Introduction To The South African Squid Fishery - Why Do Squid Catches Crash Intermittently?

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Ocean Science in Action - Oceans of the future

7. Environmental Drivers and Socio-Economic Consequences of the South African Chokka Squid Fishery Collapsing

7.1 Introduction To The South African Squid Fishery - Why Do Squid Catches Crash Intermittently?

Video duration - 05:18

The chokka fishery ranks fourth most important in South Africa in terms of its revenue.

The entire catch is exported ― mostly to the European markets of Spain and Portugal and is sold in USD. Chokka is considered a prized species and consequently fetch the highest squid price world-wide being around $6-8 per kg.

The chokka fishery is unique in South Africa as it essentially comprises a modern industrial sector (boats, equipment, blast freezers, product packaging, private financing and exporters) and fishers who are paid for their catch only.

The chokka fishery suffered its largest crash (crisis) in 2013 with the annual catch plummeting 80%. Although there have been other times of low catches in 1990, 1992, 1997 and 2001, this latest came from a 10-year period of high annual catches. The 2001 and 2013 crashes in particular had devastating socioeconomic consequences impacting all sectors of the mature fishery, but especially the livelihoods of the fishers and their dependents. The 2013 crisis was experienced over an 18-month period ― pushing the fishery to the brink of financial collapse. Strong sentiment from the industrial sector is that the fishery will not survive another crisis, as all-round reserves are now depleted.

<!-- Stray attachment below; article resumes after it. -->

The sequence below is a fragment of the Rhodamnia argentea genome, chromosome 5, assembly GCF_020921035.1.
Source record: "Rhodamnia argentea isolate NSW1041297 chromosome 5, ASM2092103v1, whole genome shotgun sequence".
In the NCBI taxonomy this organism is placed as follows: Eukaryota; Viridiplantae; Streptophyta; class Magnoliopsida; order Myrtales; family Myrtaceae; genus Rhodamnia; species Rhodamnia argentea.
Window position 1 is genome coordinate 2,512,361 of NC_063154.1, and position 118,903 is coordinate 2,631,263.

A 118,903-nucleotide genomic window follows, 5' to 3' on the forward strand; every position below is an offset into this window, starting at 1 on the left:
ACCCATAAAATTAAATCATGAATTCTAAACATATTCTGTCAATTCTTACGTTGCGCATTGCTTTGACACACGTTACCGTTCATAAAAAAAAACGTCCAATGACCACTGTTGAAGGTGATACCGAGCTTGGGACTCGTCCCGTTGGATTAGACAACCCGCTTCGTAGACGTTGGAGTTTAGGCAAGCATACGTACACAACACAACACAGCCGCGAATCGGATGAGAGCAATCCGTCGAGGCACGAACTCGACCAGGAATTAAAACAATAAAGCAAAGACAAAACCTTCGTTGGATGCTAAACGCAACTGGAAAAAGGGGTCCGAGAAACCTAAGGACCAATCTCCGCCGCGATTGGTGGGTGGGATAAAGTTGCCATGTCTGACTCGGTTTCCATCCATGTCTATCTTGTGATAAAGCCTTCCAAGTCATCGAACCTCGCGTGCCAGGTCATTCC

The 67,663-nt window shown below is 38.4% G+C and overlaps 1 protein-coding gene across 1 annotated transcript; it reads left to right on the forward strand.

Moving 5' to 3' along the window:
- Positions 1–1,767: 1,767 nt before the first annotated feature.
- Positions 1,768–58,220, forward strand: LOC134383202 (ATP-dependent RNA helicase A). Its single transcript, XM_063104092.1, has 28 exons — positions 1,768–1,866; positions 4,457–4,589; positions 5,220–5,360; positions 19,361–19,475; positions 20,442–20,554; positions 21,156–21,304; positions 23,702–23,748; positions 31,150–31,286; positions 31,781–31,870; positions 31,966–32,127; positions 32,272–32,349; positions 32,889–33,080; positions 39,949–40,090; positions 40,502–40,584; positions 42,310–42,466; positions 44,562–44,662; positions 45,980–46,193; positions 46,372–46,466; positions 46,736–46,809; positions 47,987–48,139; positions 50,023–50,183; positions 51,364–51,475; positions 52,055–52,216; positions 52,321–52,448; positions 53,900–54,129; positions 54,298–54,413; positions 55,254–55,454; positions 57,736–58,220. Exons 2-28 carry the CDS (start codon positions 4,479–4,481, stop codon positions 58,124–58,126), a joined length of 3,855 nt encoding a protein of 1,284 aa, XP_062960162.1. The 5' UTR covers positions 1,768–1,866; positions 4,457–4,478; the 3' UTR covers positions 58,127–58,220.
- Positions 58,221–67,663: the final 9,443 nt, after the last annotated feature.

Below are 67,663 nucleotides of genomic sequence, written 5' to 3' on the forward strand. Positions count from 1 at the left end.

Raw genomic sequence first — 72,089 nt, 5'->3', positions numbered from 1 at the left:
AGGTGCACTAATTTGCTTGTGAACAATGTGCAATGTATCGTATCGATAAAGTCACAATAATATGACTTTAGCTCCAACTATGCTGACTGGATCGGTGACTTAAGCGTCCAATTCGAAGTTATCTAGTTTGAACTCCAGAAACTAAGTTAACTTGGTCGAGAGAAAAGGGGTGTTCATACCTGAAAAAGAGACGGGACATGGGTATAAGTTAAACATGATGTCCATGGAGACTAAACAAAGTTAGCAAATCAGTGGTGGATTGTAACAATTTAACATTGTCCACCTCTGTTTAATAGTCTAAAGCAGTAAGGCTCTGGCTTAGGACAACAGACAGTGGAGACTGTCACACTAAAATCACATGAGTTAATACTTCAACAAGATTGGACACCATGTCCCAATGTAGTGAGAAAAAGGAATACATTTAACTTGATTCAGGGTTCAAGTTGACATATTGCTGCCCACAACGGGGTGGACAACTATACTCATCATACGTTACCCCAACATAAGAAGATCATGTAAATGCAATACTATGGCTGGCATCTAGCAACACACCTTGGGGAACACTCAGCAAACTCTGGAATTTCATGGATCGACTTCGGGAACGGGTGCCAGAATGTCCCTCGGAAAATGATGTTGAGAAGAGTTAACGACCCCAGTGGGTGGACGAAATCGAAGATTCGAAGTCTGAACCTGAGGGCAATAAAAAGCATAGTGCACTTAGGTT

In this video lecture you will learn about the squid fishery and about what caused this catch crash. Overfishing, recruitment failures, or disruption of spawning behaviour are all real possibilities. Can these low catch periods be predicted to forewarn the fishery?

Prof M.Roberts - NMU, South Africa / Prof W.Sauer - Rhodes, South Africa

Further Reading:

Roberts, M.J. (2005). Chokka squid (Loligo vulgaris reynaudii) abundance maybe linked to changes in the Agulhas Bank (South Africa) ecosystem during spawning and the early life cycle. ICES J. mar. Sci. 62(1). pp. 33–55.

Sauer, W.H.H., Downey, N.J., Lipinski, MR., Roberts, M.J., Smale, MJ., Glazer, J., Melo, Y. (2013). Loligo reynaudi. In Advances in Squid Biology, Ecology and Fisheries. Rosa, R., Pierce, G., O’Dor, R. (Eds). Nova Science Publishers, Inc. 33-72 pp.

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